So now you’re up to date. Pictures were taken on our last evening in the city, using my cell phone. Not quality pics, but they do give you a glimpse of the pretty side to the city.

Working hard to save lives.


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Washington in review

It was unexpected and unplanned, but our trip to Washington DC was important. I meant to write on Tuesday evening, after we watched the morning confirmation hearing on the nominated Administrator to the Federal Motor Carrier Safety Administration (FMCSA). But after the hearing we spent the afternoon in meetings with ours and other Senators offices and by the time we limped back to the hotel I was too tired to write.

And I meant to write about our experiences on Wednesday evening, and on Thursday night after our appointments on the Hill but each evening turned into a night of note writing from the day’s work and preparation for the day ahead. No time to write about the experience for you.

And now here it is Sunday night and the passion I felt during the week is ebbing and though I’m not as tired as I was, I somehow feel reluctant to try to capture it all, to put it down, because I don’t think I can make you understand just what it all means.

But I’ll try.

The Federal Motor Carrier Safety Administration is a part of the Department of Transportation (DOT). It issues and enforces regulations that rule the way trucks move across the country. They set the hours that can be driven, monitor safety issues like sleep and the mechanics of the vehicles, and handle many other things. They are very important to our work at the Truck Safety Coalition.

After almost a year of this Administration an Administrator for the FMCSA has finally been nominated. We at the TSC wanted to hear what he had to say, so we attended the confirmation hearing. Mr. Martinez said a lot of the right things. He comes from New Jersey, heading their Department of Motor Vehicles. He doesn’t know anything about trucks, but he seems to be committed to safety. So I’m willing to give him a chance to show us with actions.

After the hearing my husband and I, along with a staff member of TSC, met with the transportation staff at each of my Senators’ offices. We talked about things that have been left hanging at the DOT since the beginning of the year, other things in the works that have been repealed by the current Administration.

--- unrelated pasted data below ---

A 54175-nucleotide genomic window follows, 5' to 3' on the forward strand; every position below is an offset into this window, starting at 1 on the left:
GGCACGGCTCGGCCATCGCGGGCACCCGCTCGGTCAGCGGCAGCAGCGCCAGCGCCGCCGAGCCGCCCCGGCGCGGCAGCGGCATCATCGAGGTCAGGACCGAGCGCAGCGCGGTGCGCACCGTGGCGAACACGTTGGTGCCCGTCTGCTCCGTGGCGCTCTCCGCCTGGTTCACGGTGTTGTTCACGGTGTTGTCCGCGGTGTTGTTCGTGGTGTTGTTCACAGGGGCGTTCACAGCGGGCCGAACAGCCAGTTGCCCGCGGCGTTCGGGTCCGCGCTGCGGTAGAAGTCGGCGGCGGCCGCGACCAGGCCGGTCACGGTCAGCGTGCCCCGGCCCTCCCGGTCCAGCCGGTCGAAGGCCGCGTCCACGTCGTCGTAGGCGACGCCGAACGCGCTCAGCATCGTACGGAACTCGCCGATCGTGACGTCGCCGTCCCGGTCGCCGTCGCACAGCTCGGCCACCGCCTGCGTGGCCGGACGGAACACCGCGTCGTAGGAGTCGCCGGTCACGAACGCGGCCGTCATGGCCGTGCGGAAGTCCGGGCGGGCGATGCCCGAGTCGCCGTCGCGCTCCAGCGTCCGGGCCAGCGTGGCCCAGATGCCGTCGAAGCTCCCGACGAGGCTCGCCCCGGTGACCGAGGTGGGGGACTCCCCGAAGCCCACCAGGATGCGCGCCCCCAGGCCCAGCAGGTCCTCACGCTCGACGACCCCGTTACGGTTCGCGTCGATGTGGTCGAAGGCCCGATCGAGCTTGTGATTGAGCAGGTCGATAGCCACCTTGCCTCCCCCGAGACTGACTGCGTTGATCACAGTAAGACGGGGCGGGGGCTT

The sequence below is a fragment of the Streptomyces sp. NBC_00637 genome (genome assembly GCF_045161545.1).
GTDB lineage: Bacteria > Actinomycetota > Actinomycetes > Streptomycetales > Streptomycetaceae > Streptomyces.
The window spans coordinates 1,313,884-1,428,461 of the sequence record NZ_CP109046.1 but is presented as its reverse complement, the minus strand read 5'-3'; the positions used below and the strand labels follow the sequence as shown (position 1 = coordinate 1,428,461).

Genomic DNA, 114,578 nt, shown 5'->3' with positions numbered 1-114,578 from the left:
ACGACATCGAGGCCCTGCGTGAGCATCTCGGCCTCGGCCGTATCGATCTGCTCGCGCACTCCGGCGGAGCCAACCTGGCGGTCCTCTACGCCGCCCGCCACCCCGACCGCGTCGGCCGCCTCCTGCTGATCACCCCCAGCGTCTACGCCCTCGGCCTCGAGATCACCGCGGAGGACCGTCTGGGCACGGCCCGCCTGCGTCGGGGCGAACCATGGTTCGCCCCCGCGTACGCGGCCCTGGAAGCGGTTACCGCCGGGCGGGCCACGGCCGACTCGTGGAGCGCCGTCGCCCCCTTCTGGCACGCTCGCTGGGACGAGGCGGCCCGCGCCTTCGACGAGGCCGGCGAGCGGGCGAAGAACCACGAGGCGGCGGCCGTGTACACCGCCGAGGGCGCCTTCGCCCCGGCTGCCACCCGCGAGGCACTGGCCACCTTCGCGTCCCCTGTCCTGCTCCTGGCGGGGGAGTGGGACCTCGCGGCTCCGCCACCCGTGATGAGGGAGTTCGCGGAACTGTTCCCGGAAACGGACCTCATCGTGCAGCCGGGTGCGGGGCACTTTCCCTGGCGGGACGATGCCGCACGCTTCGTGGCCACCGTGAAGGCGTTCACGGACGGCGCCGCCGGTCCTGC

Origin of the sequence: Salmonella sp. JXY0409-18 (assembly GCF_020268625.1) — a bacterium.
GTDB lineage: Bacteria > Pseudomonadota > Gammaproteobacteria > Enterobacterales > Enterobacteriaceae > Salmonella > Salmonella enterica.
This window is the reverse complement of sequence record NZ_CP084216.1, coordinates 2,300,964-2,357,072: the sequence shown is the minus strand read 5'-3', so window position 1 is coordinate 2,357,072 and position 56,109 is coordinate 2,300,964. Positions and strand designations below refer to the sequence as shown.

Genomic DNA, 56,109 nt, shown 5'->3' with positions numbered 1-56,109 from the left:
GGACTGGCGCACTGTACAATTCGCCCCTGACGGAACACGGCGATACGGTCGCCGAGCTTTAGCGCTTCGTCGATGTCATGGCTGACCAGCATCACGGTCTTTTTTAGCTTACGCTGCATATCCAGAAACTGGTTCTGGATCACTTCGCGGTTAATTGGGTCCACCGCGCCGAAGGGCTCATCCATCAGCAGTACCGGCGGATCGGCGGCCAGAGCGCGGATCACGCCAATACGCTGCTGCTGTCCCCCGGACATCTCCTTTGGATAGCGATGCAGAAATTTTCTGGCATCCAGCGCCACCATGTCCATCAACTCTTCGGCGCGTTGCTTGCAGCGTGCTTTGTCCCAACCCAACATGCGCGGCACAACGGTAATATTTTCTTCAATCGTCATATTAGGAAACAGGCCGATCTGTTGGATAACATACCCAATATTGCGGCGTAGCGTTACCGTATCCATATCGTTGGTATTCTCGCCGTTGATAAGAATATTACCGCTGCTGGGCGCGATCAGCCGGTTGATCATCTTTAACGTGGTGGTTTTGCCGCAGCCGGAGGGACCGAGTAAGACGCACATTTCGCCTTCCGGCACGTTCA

The rest of the week was spent in a similar fashion, going from meeting to meeting in either Senate or House offices, looking for support of our safety causes. We talked about the successful side underride crash tests. We are looking for support of legislation to make underride guards mandated. And we found people that are interested in the developments. It’s progress.

At each meeting I pull out the picture of my dad, Bill, and the picture of what his car looked like after his crash. I look into dad’s eyes and silently promise him that we won’t give up. We won’t give up even though I’ve been making these trips to Washington D.C. for thirteen years. Sometimes multiple times a year. In one of our last meetings of this week I told the staffer that my dad comes with me on every trip to D.C. The staffer looked confused but dad and I smiled at each other.

My husband and I ate dinner one evening in the lower level of Union Station, near the Capital. Tired, and standing just outside the diner sliding out of my dress shoes and into my running shoes, feet aching, I noticed some signs just above the counter where people were enjoying their dinner.

“Excellent food.” ” Bill eats here.”

Yes, why yes he did. Because he’s always with me when I’m in D.C. And everywhere else too. We made some progress during this past week. We talked to lots of people, even some that are usually on the other side of our arguments. There’s interest in saving lives on both sides of the aisle.

Stay tuned. I’ll keep you apprised of developments. There may come a time when I’ll need you to call your Representative and/or Senator and ask for their support on proposed legislation. Meanwhile we’ll keep fighting the fight, talking about safety and trucks and our roads to everyone that will listen.

Dad was always all about safety. He still is. I guess I am too.